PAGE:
SA Govt. sets new deadline of February 2023 for much delayed mining cadastre

SOUTH Africa’s mining industry will have a new mining cadastral system in place by the end of February 2023 if all goes according to plan.

After 12 years of dawdling and having to make do with a dysfunctional and untransparent mining cadastre, the Department of Mineral Resources and Energy (DMRE) has finally conceded that it needs to look to other mining jurisdictions where mining cadastres are functioning optimally.

Hilda Mhlongo, deputy director general for corporate services in the department, told members of the parliamentary committee on mining and energy that a new procurement process is underway and that “similar systems” in Botswana and Namibia are being benchmarked which will inform a final decision.

“The terms of reference for a new procurement are still being compiled and will be completed at the end of November 2022 through the bid specification committee,” Mhlongo said.

Government’s IT Agency (SITA) will then advertise and finalise the procurement process by 15 December this year.

During a previous parliamentary briefing, the DMRE told committee members the aim is to conclude the process by end of the current financial year. Departmental officials indicated that the DMRE will settle on a so-called “off the shelf” system similar to what other mining jurisdictions in Africa are using.

The DMRE blamed the slow progress with the cadastral system on a “flawed procurement process” on the side of SITA. According to Mhlongo, the process had to be cancelled in order to avoid “adverse audit findings”.

Industry insiders, however, claim the DMRE is making excuses as its own demands for a proprietary system that was not based on open-source software had been stalling the procurement process that compelled SITA to abandon it.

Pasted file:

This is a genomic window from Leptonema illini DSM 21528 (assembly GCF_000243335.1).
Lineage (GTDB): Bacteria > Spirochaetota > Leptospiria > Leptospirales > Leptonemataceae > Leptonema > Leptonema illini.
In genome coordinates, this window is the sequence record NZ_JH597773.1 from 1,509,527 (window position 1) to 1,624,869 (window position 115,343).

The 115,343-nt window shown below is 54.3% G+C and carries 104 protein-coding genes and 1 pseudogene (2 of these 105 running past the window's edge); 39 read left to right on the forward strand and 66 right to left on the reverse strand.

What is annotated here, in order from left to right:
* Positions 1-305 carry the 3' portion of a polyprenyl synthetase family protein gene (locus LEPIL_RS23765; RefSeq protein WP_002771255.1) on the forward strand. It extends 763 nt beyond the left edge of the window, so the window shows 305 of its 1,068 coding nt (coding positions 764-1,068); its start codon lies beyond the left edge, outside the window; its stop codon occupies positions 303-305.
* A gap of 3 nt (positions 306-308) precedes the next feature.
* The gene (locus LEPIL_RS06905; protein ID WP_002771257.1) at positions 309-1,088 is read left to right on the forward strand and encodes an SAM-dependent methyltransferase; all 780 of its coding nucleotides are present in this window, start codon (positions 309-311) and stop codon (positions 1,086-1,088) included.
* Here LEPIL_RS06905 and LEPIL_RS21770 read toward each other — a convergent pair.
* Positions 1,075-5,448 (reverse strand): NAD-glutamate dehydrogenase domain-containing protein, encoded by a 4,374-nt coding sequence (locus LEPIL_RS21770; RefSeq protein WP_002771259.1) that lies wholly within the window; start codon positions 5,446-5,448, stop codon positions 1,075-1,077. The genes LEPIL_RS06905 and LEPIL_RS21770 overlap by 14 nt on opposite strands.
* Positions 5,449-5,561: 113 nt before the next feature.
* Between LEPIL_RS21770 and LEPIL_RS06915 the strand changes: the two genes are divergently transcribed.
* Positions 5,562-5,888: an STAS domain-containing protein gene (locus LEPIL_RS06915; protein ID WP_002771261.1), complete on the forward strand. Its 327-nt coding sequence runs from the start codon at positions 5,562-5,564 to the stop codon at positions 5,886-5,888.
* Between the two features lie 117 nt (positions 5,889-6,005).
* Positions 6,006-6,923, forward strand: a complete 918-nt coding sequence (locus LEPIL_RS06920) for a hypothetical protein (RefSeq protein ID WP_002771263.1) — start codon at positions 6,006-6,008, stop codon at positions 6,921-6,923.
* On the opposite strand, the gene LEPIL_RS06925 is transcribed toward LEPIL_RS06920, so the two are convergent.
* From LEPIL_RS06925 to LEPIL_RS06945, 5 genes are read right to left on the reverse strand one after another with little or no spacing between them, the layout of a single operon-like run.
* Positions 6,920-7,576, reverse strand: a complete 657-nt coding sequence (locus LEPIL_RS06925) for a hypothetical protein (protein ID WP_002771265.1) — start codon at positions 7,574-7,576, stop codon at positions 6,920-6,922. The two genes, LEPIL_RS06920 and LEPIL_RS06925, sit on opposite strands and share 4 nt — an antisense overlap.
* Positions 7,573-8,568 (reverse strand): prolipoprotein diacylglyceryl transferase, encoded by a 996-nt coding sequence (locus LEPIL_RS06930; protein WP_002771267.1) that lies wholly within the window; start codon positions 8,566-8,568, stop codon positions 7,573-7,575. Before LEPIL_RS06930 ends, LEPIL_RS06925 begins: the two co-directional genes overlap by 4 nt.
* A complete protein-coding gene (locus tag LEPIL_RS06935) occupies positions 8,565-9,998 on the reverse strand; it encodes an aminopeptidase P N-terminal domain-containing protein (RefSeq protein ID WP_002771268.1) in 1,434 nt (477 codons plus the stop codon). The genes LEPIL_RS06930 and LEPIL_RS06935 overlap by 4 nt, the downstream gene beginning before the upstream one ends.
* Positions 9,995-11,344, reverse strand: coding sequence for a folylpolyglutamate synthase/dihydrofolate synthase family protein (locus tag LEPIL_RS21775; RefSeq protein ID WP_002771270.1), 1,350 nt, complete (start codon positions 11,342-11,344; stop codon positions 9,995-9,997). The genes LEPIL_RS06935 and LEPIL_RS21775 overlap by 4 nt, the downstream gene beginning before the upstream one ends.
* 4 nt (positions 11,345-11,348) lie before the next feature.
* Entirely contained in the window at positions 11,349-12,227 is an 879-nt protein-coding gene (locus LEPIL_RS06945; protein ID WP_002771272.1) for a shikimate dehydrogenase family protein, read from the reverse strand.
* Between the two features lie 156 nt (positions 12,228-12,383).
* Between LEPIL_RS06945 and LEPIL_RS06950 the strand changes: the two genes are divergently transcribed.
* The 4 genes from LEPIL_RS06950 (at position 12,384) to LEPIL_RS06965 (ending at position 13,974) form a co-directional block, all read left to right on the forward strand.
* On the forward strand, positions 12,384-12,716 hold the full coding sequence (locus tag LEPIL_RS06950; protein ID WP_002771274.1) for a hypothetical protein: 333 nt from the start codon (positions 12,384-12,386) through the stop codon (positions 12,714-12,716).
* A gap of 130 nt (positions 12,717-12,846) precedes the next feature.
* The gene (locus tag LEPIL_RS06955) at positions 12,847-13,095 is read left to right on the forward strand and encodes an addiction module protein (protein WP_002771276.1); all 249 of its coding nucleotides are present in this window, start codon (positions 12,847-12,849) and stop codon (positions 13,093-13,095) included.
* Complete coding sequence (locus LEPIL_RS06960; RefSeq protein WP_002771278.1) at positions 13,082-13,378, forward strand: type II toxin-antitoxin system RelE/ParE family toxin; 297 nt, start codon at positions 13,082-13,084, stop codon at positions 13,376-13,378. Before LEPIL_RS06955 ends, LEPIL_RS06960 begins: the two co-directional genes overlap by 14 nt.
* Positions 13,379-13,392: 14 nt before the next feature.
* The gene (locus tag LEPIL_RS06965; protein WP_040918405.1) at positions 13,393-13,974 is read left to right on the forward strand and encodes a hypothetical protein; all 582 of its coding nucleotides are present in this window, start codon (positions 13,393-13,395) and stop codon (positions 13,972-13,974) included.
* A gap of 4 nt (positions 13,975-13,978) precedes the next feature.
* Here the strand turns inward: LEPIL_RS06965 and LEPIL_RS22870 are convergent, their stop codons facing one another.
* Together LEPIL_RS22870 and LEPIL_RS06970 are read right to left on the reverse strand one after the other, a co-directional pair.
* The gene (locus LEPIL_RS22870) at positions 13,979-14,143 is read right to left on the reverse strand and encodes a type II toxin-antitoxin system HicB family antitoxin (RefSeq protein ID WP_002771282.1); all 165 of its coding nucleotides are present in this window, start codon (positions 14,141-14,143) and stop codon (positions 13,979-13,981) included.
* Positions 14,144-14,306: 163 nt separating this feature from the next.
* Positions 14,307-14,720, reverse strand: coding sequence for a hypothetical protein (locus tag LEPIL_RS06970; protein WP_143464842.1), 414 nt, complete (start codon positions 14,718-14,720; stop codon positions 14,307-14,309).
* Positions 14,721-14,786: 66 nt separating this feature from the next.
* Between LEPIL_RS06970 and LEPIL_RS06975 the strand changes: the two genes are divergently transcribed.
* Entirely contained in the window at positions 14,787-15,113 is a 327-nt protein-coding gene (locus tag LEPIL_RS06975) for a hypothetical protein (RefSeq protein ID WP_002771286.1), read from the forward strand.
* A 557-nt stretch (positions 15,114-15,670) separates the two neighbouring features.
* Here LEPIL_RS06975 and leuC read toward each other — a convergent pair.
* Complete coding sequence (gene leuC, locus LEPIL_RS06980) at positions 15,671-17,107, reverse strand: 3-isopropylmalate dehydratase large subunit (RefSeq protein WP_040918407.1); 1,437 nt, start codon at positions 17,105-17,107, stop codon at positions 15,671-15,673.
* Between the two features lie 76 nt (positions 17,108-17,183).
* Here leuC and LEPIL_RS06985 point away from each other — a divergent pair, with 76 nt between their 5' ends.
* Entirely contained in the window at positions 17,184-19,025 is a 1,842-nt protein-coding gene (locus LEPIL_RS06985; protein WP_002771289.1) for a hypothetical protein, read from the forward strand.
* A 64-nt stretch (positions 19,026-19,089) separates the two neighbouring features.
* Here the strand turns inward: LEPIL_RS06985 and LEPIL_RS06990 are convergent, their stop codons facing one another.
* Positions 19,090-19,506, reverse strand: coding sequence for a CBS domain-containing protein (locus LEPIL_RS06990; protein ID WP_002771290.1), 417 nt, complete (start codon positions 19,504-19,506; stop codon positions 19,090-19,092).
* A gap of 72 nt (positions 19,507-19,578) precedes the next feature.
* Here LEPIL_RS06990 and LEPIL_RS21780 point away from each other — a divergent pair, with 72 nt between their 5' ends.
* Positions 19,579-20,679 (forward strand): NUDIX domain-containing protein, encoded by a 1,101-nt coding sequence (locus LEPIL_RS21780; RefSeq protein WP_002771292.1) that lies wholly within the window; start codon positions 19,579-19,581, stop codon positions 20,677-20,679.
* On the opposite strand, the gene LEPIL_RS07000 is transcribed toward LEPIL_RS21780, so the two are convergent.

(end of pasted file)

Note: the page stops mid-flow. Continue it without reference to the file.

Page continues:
The industry has pleaded for years with the DMRE to put a cadastral system in place, which will allow applicants to see where mining and prospecting activity are taking place as well as who the owners of the mining and prospecting rights are.

“For 12 years the DMRE has insisted the cadastral system was functional and when they admitted it wasn’t they first had to try everything else before reaching the right conclusion,” James Lorimer, DA spokesperson for mining said.

Meanwhile, the DMRE managed to clear 43,5% of the 4,647 outstanding applications for mining permits, mining rights and permit rights reported in March 2021. The current backlog amounts to 2,625 outstanding applications.

The DMRE was also scheduled to brief members of parliament on progress with investigations into three regional offices ­– Mpumalanga, Limpopo and North West.

“It was, however, removed from the agenda, which begs the question: What has surfaced that the DMRE doesn’t want us to see,” said Lorimer.


  1. Fools paradise…..can have the best system in the world… will not work… existing information on Samrad that will be used as baseline information to populate new system is corrupted and outdated.
    You need an auding process to verify all information before transferring to new system.
    Who will do that? Certainly not Dmre officials…..
    You need practical solutions and a measure of trust where industry and government can work together….and now I find myself in a fools paradise….

  2. Miner is correct – all current GIS information in SAMRAD should be made public and errors and omissions corrected before the new system implemented. It is legally public information and the DMRE has no legal basis on which to keep this information secret – and yet it does. And it is the MCSA who should litigate to get it released – but the MCSA’s members have no interest in transparency either – they say they want a cadastre but do nothing material to make it happen… so here we sit with both the DMRE and the MCSA saying one thing while meaning something else. “Twee gat jakkalse” all over the place.

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